Exploring pull and push factors influencing human resources in two South African Health facilities

Sohaba, Nkosinathi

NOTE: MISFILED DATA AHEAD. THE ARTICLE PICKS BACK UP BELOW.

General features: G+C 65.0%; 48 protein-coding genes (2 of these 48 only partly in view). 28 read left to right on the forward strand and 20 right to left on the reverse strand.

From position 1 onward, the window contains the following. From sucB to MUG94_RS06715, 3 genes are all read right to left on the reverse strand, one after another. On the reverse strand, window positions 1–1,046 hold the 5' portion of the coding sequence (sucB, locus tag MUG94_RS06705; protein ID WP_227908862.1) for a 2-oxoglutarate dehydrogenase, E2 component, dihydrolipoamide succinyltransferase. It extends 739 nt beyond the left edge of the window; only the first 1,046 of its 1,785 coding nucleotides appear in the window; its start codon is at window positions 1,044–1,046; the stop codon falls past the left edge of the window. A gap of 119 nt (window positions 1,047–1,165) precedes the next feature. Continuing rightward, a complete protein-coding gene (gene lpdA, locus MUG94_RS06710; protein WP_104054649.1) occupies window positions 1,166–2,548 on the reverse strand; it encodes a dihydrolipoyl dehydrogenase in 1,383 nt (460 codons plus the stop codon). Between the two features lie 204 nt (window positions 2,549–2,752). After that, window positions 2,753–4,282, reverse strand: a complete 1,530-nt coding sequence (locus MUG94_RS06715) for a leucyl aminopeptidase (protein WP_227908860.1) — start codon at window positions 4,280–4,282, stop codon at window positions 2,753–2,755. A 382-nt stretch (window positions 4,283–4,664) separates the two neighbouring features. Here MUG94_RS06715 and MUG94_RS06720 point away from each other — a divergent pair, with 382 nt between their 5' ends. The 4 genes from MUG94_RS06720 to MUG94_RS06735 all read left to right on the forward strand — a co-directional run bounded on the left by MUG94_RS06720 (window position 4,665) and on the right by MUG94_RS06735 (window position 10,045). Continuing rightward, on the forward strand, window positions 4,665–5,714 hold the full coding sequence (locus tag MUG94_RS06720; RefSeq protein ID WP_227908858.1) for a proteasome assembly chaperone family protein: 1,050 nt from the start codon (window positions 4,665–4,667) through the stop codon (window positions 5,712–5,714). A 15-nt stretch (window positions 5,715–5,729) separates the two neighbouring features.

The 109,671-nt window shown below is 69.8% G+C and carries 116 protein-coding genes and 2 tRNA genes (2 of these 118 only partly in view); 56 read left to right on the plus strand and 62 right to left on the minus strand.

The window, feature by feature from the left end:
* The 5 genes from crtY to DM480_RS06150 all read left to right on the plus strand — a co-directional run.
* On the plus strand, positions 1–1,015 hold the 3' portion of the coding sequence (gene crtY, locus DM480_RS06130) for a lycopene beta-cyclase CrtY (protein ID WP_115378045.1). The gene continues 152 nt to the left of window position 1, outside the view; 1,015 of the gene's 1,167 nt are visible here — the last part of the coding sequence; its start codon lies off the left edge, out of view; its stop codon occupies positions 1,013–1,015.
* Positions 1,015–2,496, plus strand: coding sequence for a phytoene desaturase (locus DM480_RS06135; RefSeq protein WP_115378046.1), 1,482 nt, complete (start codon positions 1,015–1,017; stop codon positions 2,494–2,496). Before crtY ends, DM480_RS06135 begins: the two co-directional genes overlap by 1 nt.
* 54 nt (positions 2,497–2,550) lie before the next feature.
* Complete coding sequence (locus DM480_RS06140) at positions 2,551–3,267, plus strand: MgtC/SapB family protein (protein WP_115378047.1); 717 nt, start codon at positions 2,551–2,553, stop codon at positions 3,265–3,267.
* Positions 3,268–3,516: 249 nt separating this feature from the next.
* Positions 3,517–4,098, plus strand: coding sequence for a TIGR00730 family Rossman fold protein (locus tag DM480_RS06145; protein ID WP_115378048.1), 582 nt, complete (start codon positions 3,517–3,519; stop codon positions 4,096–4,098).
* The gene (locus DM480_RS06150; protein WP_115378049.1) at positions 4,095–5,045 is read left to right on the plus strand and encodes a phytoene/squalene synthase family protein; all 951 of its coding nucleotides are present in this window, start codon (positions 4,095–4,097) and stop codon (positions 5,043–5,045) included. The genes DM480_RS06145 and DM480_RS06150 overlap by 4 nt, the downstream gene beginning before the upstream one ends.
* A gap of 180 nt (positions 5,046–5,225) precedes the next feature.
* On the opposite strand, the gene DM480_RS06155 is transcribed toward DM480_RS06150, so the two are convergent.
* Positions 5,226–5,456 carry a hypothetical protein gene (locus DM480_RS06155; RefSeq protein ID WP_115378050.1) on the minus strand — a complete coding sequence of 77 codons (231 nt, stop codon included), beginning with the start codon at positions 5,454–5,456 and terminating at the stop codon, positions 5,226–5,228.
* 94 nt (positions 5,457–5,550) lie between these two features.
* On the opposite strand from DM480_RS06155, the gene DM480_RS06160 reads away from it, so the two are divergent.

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Study Title: Exploring Pull and Push Influencing Human Resources at two South African Health Facilities Introduction The magnitude of the health worker shortage in developing countries such as South Africa cannot be overstated and requires an urgent, sustained and coordinated response. In South Africa, the government has introduced many initiatives, such as the rural allowance, to attract more health practitioners in rural areas. However, human resource shortages remain a challenge and therefore looking at ways to better utilize the capacity of human resources could play a significant role in addressing this problem, and could contribute to establishing a well-functioning public health system. Objectives This study was aimed at exploring and describing factors that affect human resource capacity in two district hospitals in the Eastern Cape Province: one rural, one urban, and makes appropriate recommendations to health authorities so as to better utilize and retain human resource capacity within the facilities. Methods This is a qualitative study, using explorative and descriptive research strategies. The study was conducted in two district hospitals, one urban (hospital B) and one in a rural area (hospital A), both in the Eastern Cape Province. A total of thirty six in-depth interviews were conducted with allied health professionals and administrative staff – eighteen from each site - to explore their perceptions around “pull and push factors” in their work. Additionally, four interviews were conducted with district team members and key policy documents were reviewed. Results The availability of equipment, and quality of infrastructure, as well as relationships between staff differed between the two facilities and were cited as reasons affecting staff intentions to stay or leave. Loosely labelled as “working conditions”, these were perceived to be ‘better’ in the urban-hospital B than rural-hospital A, where staff morale was lower. Geographical differences, including surrounding infrastructure and the availability of services such as schools and recreational facilities, also affected staff decisions and intentions to stay or leave (more pronounced in the rural-hospital A). Opportunities for professional development were also perceived to contribute towards the retention of professional health workers. Conclusion Interviewees emphasized wanting more opportunities for professional development and improving their working and living conditions, as well as improving relationships between the hospitals and district structures. It is important to manage any incentivisation-process (financial and non-financial), including rural allowances and professional staff development, with more caution to ensure that they address the intended goals and do not result in unwanted consequences or tensions. Recommendations Improving conditions in rural areas is indeed a necessary step. Despite the introduction of rural allowances, for health professionals working in rural areas, rural public health facilities still experience a significant shortage of healthcare professional. Further research is needed to pilot and scale-up existing models aimed at promoting staff retention in these public health facilities.